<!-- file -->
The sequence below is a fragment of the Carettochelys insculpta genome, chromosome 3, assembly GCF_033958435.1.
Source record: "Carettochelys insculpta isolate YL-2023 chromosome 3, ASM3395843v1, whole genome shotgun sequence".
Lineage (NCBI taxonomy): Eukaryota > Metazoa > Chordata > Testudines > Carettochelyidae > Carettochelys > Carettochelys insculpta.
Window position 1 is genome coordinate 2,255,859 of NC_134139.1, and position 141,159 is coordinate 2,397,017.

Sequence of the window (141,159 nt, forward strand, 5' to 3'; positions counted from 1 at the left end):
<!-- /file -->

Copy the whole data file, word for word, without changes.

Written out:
The sequence below is a fragment of the Carettochelys insculpta genome, chromosome 3, assembly GCF_033958435.1.
Source record: "Carettochelys insculpta isolate YL-2023 chromosome 3, ASM3395843v1, whole genome shotgun sequence".
Lineage (NCBI taxonomy): Eukaryota > Metazoa > Chordata > Testudines > Carettochelyidae > Carettochelys > Carettochelys insculpta.
Window position 1 is genome coordinate 2,255,859 of NC_134139.1, and position 141,159 is coordinate 2,397,017.

Sequence of the window (141,159 nt, forward strand, 5' to 3'; positions counted from 1 at the left end):